Morality Novellas

Morality Novellas

Story telling is an ancient and honored art. It was very much part of the Near East culture and is present today. The earliest records we have in the fertile crescent were the myths of the “beginnings” handed down from Mesopotamia by story tellers who later adapted them to Hebrew theology (Genesis 01-11).

Before the printed page appeared story tellers provided cultural continuity, preserving the past as a guide to the future. They told tales of heroes and heroines to provide positive examples, the legends that held the tribes together giving its identity.

With this as a background we look at the novellas of Ruth, Tobit, Judith, and Esther. They were “once upon a time” stories. The central figures were fictional in historical settings extremely valuable because they reveal the culture, the piety and the religious observances of those times. They represent the best in story telling. They are entertaining, the plot is captivating, and they have a happy ending.

Ruth, a Moabite Finds Yahweh

The unknown author may have composed the book for two reasons:
1) That a non-Israelite could become a faithful follower of Yahweh; and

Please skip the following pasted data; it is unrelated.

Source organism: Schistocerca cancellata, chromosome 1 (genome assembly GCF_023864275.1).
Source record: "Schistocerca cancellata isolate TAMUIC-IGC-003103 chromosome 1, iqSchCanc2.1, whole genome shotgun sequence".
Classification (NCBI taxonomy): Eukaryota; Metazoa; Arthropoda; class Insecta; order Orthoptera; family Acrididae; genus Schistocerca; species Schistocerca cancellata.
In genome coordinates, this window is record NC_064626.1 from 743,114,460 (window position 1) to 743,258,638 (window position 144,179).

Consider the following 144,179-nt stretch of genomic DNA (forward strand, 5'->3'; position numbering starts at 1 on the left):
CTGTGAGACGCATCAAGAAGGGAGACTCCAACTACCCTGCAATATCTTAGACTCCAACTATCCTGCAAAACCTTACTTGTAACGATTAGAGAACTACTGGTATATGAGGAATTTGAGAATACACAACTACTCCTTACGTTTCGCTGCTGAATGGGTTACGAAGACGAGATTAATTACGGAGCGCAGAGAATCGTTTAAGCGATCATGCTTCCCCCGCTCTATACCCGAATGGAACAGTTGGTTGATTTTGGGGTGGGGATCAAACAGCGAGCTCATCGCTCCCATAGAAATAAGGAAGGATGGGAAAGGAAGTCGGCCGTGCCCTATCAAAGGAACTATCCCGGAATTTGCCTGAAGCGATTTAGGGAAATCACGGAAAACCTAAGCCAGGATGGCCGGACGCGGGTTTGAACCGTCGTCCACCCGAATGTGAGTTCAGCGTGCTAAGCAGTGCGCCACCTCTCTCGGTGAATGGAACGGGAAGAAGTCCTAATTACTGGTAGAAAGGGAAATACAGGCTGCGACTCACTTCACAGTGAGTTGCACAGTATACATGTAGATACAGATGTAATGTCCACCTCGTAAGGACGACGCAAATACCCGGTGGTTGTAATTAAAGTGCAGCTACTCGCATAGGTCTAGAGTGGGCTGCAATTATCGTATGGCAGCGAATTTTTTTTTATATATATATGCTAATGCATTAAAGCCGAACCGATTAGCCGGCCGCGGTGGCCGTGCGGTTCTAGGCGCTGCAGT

2) it honors the levirate marriage by tracing King David’s lineage back to two levirate marriages.

It appears in the Jewish bible in the last section among the writings (Massoretic text). However, in the LXX (Septuagint Greek text) it is placed after the Book of Judges because of its opening line, “Once in the time of the Judges.” It is possible that it is an old story circulated long before its final editing and additions after the exile.

It is the story of Elimelech, his wife Naomi and two sons, Mahlon and Chillion, who move from Judah to the plateau of Moab. There the two sons marry Moabite wives, Orpha and Ruth. All the men died leaving three widows. Naomi decides to return home. She encourages her daughters-in-law to remain in Moab among their people. Orpha agrees. However Ruth, in beautiful words of devotion says, “wherever you go I will go; wherever you lodge I will lodge; your people shall be my people and your God shall be my God” (01:16-17).